How Safe Are Your Backups? 5 Ways to Better Protect Your Safety Net


How Safe Are Your Backups? 5 Ways to Better Protect Your Safety Net

In the world of IT, having backups are critical to a successful business continuity plan. Whether you are dealing with an accidentally deleted file or folder, a server going down, or a full scale ransomware attack, you are going to reach for your backups to get things up and running again. Simply having backups is not enough. Attackers are not only targeting production servers, but they are also going as far as to seek out backup infrastructure and trying to delete and encrypt when possible, forcing companies to pay for encryption keys in order to unlock their files again. Here are a few additional measures to consider that can better protect your precious backups from would be attackers.

Follow the 3-2-1 rule

Best practices for backups should at the very least follow the 3-2-1 rule.

  • Keep 3 sets of your backup data (1 primary, 2 copies)
  • 2 different storage medium (separate storage devices, disk vs tape, cloud repo, etc.) should be used to house backup data
  • 1 offsite copy

Having a multiple destination approach for your backup data is the best way to allow your company to recover rapidly. Offline, air gapped and immutability further protect your data from attackers. For a deep diver into the 3-2-1 rule, check out Ideen’s blog.

Have a Retention Policy

Cyber-attacks can lay dormant before being executed. Simply having a few weeks or months of backup data may not be sufficient if there is malicious software in your environment lying in wait. Carefully review jobs in place today, ensuring the amount of retention on your jobs meet or exceed industry/business requirements. Storage is inexpensive and estimating storage requirements for your specific retention needs can be easily populated using tools like the Veeam Capacity Calculator. Taking advantage of the native deduplication and compression settings within software like Veeam and using efficient storage formats like ReFS can also make the most of your existing storage space.

Test Your Backups

Just having backups is not enough. You should not assume your backups are known good restore point unless you have fully tested and verified functionality. Restoring individual files is also not a substitute for a full VM restore. At a bare minimum, you should be doing a yearly large scale spin up of all your critical VMs to confirm they successfully boot, services come online and are accessible, and file sets appear as they should. For Veeam environments, consider setting up SureBackup to allow for testing in an isolated virtual environment.

Practice the “Least Privileged” Model

As an IT admin, you have the keys to the kingdom, but that doesn’t mean you should just leave all the doors unlocked. There are many things you can do to further protect your backups and backup application from unwanted parties.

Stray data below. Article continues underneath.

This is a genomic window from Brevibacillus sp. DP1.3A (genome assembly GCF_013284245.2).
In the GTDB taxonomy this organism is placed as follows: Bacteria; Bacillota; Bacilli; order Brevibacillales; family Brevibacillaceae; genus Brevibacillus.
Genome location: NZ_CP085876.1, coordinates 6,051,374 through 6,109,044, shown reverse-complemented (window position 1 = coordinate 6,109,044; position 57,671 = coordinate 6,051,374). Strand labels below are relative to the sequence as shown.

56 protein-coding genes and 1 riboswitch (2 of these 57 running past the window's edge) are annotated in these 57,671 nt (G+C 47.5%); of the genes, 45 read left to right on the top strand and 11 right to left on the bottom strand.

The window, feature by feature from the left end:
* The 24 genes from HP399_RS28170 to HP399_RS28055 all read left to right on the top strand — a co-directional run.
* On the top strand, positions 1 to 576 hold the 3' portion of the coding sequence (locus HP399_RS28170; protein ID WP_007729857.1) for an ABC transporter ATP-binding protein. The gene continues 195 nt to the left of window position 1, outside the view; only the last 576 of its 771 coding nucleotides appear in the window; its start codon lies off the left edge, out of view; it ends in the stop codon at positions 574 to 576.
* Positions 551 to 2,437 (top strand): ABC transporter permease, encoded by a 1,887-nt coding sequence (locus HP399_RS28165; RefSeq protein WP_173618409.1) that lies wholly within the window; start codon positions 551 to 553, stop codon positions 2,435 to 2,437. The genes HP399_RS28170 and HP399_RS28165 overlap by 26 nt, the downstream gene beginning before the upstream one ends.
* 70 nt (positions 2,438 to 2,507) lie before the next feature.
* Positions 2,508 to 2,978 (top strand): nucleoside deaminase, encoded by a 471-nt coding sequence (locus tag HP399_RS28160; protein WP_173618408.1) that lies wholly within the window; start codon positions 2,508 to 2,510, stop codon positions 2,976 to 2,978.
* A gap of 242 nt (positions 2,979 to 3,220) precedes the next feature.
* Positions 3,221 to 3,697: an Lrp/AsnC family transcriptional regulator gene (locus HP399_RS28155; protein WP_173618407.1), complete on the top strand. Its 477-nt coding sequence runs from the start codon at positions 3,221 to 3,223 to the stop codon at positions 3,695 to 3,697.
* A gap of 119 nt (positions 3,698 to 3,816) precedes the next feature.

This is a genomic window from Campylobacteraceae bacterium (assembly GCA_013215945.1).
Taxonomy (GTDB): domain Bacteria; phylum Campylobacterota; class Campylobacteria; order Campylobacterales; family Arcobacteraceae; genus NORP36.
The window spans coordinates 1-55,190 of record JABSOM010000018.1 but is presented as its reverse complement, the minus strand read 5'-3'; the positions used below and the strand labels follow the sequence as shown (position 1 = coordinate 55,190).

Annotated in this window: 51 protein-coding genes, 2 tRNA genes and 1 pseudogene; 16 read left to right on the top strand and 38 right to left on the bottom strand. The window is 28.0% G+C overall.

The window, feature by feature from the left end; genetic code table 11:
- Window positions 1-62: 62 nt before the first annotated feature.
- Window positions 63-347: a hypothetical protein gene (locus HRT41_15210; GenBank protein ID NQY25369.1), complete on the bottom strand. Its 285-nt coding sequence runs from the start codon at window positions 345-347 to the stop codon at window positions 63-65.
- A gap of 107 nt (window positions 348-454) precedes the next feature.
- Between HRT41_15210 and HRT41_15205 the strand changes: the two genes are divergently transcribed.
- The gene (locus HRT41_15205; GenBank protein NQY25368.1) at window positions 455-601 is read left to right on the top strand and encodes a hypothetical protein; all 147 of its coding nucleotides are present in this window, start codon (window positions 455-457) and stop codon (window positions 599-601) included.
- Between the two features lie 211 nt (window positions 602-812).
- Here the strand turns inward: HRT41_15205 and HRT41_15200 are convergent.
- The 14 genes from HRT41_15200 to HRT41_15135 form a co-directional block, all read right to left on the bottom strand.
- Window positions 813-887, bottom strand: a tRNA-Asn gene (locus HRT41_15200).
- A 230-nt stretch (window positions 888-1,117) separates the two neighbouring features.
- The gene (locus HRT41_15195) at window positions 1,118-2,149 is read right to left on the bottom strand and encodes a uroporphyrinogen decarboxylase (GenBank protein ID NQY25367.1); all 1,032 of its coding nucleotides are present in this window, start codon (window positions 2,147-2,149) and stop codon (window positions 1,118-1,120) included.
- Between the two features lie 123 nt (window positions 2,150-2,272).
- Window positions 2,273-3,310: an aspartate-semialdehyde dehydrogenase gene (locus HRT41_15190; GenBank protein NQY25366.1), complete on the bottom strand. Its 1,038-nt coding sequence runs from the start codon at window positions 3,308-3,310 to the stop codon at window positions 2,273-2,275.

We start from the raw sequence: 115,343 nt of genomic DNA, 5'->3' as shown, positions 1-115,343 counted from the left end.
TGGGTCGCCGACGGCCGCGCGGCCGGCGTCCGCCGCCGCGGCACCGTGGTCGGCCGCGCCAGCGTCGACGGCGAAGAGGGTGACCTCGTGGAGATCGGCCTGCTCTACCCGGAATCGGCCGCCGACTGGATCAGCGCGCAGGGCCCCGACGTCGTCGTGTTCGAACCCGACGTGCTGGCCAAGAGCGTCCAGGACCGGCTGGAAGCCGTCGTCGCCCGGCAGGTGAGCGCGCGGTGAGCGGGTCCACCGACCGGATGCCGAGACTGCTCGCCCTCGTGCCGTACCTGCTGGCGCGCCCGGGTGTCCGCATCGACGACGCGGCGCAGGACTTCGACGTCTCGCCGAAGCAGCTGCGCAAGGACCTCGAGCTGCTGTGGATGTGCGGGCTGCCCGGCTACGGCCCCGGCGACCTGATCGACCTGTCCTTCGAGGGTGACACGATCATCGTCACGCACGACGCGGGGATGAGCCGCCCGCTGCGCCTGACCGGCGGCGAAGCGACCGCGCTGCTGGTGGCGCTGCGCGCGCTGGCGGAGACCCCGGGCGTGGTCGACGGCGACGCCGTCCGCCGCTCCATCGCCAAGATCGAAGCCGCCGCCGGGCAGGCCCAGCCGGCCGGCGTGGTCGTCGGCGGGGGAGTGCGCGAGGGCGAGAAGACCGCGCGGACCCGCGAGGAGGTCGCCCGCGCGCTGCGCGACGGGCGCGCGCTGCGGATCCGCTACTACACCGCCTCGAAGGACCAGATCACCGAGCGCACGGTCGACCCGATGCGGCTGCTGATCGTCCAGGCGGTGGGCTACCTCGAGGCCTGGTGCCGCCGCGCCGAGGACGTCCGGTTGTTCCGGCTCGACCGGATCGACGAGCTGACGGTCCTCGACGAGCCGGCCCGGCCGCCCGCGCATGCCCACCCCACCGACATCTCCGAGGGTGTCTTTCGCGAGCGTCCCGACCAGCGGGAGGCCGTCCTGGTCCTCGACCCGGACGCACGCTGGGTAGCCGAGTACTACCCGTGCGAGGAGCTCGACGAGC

• Consider removing backup applications and storage from your domain. This will remove the risk of privileged accounts being used to traverse the network and delete backup data. Unique local accounts with very strong credentials should be used to access backup servers/applications and to interface with storage appliances.
  • Segment your network so that backup infrastructure does not sit on the same subnet as workstations, servers or other network devices. Utilized firewall rules or access control lists to limit which devices can talk to your backup infrastructure via the network.

Protection, Protection, Protection

There is always room for improvement when it comes to security of your data. Now that you have a solid set of backups, here are a few additional layers that can be added to better protect that data so that it can be utilized in a disaster scenario”

  • Encrypt your backup jobs
  • Utilize MFA for Veeam Backup and Recovery console
  • On your backup servers, require MFA at the OS login prompt by leveraging solutions like Duo
  • Consider disabling all remote access to the backup server (RDP, iDRAC ports, uninstall RMM tools, etc.). If a backup server is running as it should, there should be no need to regularly access the device. Limiting access to physical interaction is dramatically controls the exposure vectors.
  • Consider immutability for backups. Leveraging solutions like Veeam, Wasabi and hardened Linux repositories can allow for greater protection by creating a backup set that cannot be deleted for a period of time that you specify.

If you still have questions or are feeling overwhelmed by all the potential changes, please contact us and one of our Engineers can setup a call to better discuss the process and how it can be implemented in your environment.

More About the Author

Marshall Roy

IT Lead
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